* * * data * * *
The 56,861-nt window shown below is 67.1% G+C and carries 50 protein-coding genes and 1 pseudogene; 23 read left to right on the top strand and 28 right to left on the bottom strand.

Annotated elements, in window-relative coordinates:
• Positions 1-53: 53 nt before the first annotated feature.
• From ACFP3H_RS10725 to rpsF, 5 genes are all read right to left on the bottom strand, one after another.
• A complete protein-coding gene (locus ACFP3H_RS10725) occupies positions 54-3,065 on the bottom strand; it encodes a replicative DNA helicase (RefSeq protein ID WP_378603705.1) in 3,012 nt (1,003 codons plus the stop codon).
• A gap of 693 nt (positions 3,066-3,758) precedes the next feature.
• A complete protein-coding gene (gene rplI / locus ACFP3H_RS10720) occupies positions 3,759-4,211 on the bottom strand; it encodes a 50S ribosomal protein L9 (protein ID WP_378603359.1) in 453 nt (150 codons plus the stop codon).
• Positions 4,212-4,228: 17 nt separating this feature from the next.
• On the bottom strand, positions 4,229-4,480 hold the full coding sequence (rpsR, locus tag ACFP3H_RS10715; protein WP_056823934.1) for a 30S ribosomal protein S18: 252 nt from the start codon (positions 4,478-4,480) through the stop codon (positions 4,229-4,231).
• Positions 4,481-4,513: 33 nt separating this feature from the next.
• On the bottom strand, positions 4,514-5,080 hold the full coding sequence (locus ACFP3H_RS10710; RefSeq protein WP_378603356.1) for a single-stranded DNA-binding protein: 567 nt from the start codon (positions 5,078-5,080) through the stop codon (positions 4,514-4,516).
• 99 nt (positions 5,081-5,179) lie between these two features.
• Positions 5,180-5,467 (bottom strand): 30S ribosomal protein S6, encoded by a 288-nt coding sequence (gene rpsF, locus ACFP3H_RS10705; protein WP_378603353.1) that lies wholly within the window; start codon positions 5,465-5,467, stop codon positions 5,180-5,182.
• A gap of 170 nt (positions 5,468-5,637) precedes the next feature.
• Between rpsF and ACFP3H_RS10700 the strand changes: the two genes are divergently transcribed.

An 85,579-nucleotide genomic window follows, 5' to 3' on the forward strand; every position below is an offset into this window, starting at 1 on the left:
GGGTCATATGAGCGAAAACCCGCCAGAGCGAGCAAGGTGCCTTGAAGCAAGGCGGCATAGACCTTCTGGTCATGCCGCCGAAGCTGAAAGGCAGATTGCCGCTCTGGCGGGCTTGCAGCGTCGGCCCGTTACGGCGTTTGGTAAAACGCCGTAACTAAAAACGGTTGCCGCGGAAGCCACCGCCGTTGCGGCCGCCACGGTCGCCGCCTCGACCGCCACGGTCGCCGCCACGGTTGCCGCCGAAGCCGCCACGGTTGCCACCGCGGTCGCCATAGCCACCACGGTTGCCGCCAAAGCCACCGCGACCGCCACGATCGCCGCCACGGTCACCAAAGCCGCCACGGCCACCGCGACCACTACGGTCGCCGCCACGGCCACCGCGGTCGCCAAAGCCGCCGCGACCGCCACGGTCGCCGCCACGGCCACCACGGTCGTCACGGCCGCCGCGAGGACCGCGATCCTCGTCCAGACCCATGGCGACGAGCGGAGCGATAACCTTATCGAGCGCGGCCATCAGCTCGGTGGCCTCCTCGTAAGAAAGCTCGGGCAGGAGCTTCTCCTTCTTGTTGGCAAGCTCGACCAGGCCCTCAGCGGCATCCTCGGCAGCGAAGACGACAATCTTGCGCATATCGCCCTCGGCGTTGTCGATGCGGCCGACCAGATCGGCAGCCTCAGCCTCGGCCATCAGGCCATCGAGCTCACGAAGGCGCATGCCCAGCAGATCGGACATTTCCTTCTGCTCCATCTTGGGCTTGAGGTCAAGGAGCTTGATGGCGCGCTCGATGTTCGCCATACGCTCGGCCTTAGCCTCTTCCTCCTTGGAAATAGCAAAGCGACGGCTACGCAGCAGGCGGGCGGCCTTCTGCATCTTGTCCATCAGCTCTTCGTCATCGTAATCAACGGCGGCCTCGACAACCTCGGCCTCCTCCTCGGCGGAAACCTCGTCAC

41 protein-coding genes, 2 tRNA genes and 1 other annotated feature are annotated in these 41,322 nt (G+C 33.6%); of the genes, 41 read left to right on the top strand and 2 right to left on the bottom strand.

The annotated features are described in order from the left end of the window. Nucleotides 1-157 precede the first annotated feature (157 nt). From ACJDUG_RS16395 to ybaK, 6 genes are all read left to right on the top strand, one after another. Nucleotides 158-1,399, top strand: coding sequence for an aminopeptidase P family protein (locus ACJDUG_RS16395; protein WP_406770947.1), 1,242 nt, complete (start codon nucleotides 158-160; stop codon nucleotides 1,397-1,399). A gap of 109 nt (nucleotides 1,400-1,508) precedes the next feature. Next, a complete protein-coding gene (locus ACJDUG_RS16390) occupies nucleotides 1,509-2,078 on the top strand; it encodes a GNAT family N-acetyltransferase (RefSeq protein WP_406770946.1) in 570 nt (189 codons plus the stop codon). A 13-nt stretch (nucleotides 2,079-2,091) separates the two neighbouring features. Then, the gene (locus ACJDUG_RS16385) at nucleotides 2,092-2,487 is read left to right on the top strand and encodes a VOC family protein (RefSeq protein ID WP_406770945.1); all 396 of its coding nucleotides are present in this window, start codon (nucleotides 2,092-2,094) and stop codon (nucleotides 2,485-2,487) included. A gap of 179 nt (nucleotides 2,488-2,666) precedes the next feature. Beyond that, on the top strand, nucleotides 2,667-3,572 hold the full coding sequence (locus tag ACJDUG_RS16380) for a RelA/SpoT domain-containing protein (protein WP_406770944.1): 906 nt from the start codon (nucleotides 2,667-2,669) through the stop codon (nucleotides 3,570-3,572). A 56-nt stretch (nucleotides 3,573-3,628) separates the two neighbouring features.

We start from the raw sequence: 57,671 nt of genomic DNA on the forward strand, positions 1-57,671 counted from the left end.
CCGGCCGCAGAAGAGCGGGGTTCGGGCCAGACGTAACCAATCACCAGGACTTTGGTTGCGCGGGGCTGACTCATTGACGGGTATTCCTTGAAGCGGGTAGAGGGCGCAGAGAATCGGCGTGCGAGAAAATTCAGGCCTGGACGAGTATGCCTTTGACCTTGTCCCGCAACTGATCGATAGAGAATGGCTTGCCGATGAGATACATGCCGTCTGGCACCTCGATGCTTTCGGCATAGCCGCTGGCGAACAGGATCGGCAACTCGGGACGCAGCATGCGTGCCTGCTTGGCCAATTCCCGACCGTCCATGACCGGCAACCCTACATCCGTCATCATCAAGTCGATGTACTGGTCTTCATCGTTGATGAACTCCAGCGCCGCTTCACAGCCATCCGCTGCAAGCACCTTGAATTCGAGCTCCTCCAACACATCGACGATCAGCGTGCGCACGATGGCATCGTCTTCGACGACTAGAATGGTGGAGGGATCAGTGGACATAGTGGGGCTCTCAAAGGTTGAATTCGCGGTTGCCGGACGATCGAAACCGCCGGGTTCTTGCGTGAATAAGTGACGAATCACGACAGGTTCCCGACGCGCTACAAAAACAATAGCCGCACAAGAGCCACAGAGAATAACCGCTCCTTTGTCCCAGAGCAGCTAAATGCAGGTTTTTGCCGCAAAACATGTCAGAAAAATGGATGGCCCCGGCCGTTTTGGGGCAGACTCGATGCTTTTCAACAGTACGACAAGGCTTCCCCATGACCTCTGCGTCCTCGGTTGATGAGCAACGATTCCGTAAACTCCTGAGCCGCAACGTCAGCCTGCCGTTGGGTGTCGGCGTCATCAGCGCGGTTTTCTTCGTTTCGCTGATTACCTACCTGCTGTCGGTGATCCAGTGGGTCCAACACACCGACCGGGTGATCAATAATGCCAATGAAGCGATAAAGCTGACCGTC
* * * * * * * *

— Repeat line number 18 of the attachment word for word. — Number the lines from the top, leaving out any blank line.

41 protein-coding genes, 2 tRNA genes and 1 other annotated feature are annotated in these 41,322 nt (G+C 33.6%); of the genes, 41 read left to right on the top strand and 2 right to left on the bottom strand.